On Friday the Bruce Museum held a press open house featuring a vodka tasting and tours including the exhibit: Hot Art in a Cold War: Intersections of Art and Science in the Soviet Era.
Ksenia Nouril, curator of the exhibit, worked with Daniel Ksepka, the museum’s Curator of Science, to pair art with artifacts and give viewers a look into the lives of those who experienced the Cold War while living in the Soviet Union.
The works on display were produced between the 1960’s and 1980’s – spanning the nuclear arms and space races between the Soviet Union and the United States.
Drawings, sculpture, scientific models, and prints helped to tell short stories relating to the races; such works included pictures of Laika – the first dog in space – and images of young students wearing protective suits and gas masks.
The works on display, many of which are on loan from the Norton and Nancy Dodge Collection, were made as a form of resistance to the state mandated style of Socialist Realism.
Socialist Realism grew out of the union’s desire to regulate the artistic freedoms of the public, but nonconformists continued to make art that protested this sanction. Artists such as Boris Mikhailov used photography to subtly challenge the Soviets; the clashing colors of Mikhailov’s photos adds to their unsettling nature.
By contrasting the bleak images of Soviet lifestyle during the war with bright colors, Mikhailov is able to draw the viewer in and make them question the state of the union.
Other works featured in the show were created as wartime pro-Soviet propaganda; Ferocious Appetite, by Aleksander Zhitomirsky, transforms an American general into a destructive monster. Art created in the Soviet Union during the Cold War represents the opinions of those that experienced it – just as art was created in support of the war, nonconformists created art to protest it.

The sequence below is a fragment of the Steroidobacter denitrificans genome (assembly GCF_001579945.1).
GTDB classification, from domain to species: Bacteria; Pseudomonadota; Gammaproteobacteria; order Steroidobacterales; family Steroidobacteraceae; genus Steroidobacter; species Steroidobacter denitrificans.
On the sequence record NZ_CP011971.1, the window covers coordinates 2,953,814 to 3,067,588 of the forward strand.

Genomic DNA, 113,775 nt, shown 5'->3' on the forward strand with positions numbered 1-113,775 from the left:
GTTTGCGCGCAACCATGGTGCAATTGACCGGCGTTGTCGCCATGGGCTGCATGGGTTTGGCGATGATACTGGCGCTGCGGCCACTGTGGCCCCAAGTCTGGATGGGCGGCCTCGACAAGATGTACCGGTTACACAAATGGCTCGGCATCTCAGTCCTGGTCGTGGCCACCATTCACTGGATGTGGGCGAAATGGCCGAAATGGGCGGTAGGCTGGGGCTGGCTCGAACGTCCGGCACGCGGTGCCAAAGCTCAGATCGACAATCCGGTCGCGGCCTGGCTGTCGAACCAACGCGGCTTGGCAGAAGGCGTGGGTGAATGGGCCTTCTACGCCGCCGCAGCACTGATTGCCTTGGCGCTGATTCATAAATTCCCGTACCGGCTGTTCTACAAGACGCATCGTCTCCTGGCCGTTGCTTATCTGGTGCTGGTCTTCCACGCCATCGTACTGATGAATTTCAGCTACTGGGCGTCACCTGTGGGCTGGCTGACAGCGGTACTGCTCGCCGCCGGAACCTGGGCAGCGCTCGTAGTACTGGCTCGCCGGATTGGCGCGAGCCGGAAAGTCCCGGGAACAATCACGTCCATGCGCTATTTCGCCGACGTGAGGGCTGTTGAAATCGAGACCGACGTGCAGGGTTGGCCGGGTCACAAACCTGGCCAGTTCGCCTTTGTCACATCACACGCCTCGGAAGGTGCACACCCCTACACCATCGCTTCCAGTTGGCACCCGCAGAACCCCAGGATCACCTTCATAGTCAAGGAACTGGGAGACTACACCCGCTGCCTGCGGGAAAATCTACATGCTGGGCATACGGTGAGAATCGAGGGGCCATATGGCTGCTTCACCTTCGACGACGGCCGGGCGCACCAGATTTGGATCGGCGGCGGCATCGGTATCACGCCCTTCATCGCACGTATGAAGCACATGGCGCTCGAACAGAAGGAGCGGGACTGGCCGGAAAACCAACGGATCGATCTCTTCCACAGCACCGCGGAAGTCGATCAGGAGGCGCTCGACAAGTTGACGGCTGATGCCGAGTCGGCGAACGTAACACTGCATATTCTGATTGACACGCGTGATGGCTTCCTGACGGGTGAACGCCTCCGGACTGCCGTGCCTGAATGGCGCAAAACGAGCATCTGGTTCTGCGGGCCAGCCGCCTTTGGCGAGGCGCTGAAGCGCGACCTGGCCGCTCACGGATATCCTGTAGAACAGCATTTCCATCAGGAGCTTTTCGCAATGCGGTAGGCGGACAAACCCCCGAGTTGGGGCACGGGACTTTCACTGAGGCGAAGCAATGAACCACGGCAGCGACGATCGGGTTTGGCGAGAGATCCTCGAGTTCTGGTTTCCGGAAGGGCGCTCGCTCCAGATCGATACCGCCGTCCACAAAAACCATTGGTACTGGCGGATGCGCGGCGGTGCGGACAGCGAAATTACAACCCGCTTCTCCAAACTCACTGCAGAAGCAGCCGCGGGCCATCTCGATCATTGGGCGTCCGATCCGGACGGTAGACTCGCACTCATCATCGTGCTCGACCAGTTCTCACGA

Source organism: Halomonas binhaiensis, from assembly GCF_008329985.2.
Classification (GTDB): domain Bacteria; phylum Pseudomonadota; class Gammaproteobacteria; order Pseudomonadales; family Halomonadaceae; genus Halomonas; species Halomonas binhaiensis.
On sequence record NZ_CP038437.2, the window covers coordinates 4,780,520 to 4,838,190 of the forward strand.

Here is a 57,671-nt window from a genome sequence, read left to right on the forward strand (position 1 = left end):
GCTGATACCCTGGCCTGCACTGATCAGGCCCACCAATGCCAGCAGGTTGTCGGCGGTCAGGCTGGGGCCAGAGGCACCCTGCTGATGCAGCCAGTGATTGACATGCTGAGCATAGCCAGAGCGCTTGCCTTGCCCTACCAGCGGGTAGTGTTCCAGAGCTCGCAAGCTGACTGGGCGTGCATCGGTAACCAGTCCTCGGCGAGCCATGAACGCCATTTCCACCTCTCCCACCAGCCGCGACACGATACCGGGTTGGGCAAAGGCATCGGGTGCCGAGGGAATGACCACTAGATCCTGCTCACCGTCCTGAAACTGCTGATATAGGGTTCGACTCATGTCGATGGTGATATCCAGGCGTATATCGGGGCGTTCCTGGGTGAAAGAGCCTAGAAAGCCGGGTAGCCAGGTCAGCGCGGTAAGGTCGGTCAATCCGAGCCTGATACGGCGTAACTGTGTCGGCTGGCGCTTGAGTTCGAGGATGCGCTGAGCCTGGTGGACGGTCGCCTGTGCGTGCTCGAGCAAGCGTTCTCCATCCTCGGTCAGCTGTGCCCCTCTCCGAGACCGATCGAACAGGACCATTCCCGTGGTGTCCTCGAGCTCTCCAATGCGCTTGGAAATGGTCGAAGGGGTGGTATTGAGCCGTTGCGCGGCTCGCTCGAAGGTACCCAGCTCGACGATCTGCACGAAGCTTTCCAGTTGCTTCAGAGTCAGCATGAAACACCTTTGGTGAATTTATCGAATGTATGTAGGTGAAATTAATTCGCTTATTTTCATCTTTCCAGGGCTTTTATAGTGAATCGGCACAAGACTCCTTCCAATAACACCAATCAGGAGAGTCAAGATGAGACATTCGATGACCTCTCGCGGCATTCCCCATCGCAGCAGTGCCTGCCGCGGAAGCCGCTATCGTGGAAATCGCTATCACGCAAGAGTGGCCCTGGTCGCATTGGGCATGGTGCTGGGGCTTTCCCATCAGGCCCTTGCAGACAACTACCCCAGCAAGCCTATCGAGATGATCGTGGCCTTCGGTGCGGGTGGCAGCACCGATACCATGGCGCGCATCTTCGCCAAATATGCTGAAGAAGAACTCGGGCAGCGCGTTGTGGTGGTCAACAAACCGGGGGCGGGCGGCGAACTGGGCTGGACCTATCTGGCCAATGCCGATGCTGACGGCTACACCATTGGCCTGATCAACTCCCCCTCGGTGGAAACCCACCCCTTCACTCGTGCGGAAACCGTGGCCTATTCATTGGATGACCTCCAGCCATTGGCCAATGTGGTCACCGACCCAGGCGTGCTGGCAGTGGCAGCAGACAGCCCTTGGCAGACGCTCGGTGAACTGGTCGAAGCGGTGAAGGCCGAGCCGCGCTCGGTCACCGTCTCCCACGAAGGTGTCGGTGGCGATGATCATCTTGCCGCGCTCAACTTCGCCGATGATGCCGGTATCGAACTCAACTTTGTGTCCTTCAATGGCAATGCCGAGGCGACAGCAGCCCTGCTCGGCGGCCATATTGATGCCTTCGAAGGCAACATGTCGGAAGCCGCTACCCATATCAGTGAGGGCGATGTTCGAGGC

In addition to the variety of artforms on show in the gallery, artifacts from the Cold War – such as an Atomic Reactor, a dog space suit, and multiple models and prototypes – are also on display.
Dr. Ksepka told viewers during the open house that he hoped to show them the “heights and low points of the nuclear arms race and the space race.”
While Ksepka lead the science portion of the tour, Ksenia Nouril stood at his side and guided viewers through the artistic highlights.
Ms. Nouril said she felt compelled – finally – to make an exhibition that she felt an American audience could relate to, remarking that everyone came to the gallery with at least a knowledge of what happened in America without knowing the other side.
The press tour also included an exhibit entitled Patriotic Persuasion: American Posters of the First World War, which features a selection of works donated to the Bruce Museum by Beverly and John W. Watling III. This exhibit runs through June 3, 2018.
The Bruce Museum is located at 1 Museum Drive, Greenwich, CT 06830. Tel. (203) 869-0376.
Hours: Tuesday – Sunday 10:00 am – 5:00 pm. Doors close 1/2 hour before closing. Last admission 4:30 pm.
Hot Art in a Cold War: Intersections of Art and Science in the Soviet Era exhibit runs through May 20, 2018.
Patriotic Persuasion: American Posters of the First World War runs through June 3, 2018
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